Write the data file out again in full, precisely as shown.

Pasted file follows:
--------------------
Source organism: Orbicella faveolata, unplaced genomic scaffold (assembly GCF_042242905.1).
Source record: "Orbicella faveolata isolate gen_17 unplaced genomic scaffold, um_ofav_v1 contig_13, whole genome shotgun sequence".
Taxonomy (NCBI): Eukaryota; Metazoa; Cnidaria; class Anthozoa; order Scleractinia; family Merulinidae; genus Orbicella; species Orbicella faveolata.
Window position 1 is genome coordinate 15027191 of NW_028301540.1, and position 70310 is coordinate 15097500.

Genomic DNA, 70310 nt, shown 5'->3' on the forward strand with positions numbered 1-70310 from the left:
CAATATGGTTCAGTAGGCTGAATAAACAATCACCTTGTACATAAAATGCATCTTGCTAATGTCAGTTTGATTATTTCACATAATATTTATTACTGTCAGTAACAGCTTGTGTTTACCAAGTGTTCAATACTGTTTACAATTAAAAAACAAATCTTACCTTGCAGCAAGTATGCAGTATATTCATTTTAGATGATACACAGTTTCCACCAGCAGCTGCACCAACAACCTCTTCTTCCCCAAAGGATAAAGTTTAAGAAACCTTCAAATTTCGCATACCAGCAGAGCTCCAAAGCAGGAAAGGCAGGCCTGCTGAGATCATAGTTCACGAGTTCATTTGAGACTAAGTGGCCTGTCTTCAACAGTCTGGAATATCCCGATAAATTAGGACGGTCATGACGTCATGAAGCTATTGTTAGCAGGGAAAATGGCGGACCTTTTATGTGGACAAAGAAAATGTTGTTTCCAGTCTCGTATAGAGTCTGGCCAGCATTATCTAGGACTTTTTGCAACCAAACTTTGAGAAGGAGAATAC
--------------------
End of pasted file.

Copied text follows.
Source organism: Orbicella faveolata, unplaced genomic scaffold (assembly GCF_042242905.1).
Source record: "Orbicella faveolata isolate gen_17 unplaced genomic scaffold, um_ofav_v1 contig_13, whole genome shotgun sequence".
Taxonomy (NCBI): Eukaryota; Metazoa; Cnidaria; class Anthozoa; order Scleractinia; family Merulinidae; genus Orbicella; species Orbicella faveolata.
Window position 1 is genome coordinate 15027191 of NW_028301540.1, and position 70310 is coordinate 15097500.

Genomic DNA, 70310 nt, shown 5'->3' on the forward strand with positions numbered 1-70310 from the left:
CAATATGGTTCAGTAGGCTGAATAAACAATCACCTTGTACATAAAATGCATCTTGCTAATGTCAGTTTGATTATTTCACATAATATTTATTACTGTCAGTAACAGCTTGTGTTTACCAAGTGTTCAATACTGTTTACAATTAAAAAACAAATCTTACCTTGCAGCAAGTATGCAGTATATTCATTTTAGATGATACACAGTTTCCACCAGCAGCTGCACCAACAACCTCTTCTTCCCCAAAGGATAAAGTTTAAGAAACCTTCAAATTTCGCATACCAGCAGAGCTCCAAAGCAGGAAAGGCAGGCCTGCTGAGATCATAGTTCACGAGTTCATTTGAGACTAAGTGGCCTGTCTTCAACAGTCTGGAATATCCCGATAAATTAGGACGGTCATGACGTCATGAAGCTATTGTTAGCAGGGAAAATGGCGGACCTTTTATGTGGACAAAGAAAATGTTGTTTCCAGTCTCGTATAGAGTCTGGCCAGCATTATCTAGGACTTTTTGCAACCAAACTTTGAGAAGGAGAATAC